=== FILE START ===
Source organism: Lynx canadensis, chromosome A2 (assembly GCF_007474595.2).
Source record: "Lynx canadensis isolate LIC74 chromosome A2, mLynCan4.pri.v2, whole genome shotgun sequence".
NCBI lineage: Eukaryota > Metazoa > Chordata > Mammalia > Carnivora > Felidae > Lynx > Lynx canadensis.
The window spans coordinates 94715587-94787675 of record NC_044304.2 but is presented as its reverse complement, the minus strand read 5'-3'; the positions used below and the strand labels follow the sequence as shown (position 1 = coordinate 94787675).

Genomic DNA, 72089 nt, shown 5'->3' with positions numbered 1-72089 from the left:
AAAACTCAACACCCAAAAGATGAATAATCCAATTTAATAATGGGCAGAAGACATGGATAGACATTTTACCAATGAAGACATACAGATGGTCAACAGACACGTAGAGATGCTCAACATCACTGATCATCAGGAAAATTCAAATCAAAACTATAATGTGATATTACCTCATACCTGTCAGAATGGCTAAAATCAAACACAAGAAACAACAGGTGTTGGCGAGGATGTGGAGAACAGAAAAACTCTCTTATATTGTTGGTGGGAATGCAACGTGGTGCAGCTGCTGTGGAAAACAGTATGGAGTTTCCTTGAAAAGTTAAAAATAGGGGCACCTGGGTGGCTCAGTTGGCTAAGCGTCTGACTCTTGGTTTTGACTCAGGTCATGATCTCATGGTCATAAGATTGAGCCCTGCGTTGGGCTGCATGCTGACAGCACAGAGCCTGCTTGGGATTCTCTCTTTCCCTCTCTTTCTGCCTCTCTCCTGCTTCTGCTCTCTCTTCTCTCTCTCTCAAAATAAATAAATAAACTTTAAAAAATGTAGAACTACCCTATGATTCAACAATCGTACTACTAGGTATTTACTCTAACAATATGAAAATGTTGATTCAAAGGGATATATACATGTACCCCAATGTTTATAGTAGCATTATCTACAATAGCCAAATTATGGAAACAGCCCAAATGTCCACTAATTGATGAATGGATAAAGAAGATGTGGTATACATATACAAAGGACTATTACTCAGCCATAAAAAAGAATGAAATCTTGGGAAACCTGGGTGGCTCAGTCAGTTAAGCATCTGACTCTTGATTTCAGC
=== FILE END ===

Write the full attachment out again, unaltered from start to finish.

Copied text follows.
Source organism: Lynx canadensis, chromosome A2 (assembly GCF_007474595.2).
Source record: "Lynx canadensis isolate LIC74 chromosome A2, mLynCan4.pri.v2, whole genome shotgun sequence".
NCBI lineage: Eukaryota > Metazoa > Chordata > Mammalia > Carnivora > Felidae > Lynx > Lynx canadensis.
The window spans coordinates 94715587-94787675 of record NC_044304.2 but is presented as its reverse complement, the minus strand read 5'-3'; the positions used below and the strand labels follow the sequence as shown (position 1 = coordinate 94787675).

Genomic DNA, 72089 nt, shown 5'->3' with positions numbered 1-72089 from the left:
AAAACTCAACACCCAAAAGATGAATAATCCAATTTAATAATGGGCAGAAGACATGGATAGACATTTTACCAATGAAGACATACAGATGGTCAACAGACACGTAGAGATGCTCAACATCACTGATCATCAGGAAAATTCAAATCAAAACTATAATGTGATATTACCTCATACCTGTCAGAATGGCTAAAATCAAACACAAGAAACAACAGGTGTTGGCGAGGATGTGGAGAACAGAAAAACTCTCTTATATTGTTGGTGGGAATGCAACGTGGTGCAGCTGCTGTGGAAAACAGTATGGAGTTTCCTTGAAAAGTTAAAAATAGGGGCACCTGGGTGGCTCAGTTGGCTAAGCGTCTGACTCTTGGTTTTGACTCAGGTCATGATCTCATGGTCATAAGATTGAGCCCTGCGTTGGGCTGCATGCTGACAGCACAGAGCCTGCTTGGGATTCTCTCTTTCCCTCTCTTTCTGCCTCTCTCCTGCTTCTGCTCTCTCTTCTCTCTCTCTCAAAATAAATAAATAAACTTTAAAAAATGTAGAACTACCCTATGATTCAACAATCGTACTACTAGGTATTTACTCTAACAATATGAAAATGTTGATTCAAAGGGATATATACATGTACCCCAATGTTTATAGTAGCATTATCTACAATAGCCAAATTATGGAAACAGCCCAAATGTCCACTAATTGATGAATGGATAAAGAAGATGTGGTATACATATACAAAGGACTATTACTCAGCCATAAAAAAGAATGAAATCTTGGGAAACCTGGGTGGCTCAGTCAGTTAAGCATCTGACTCTTGATTTCAGC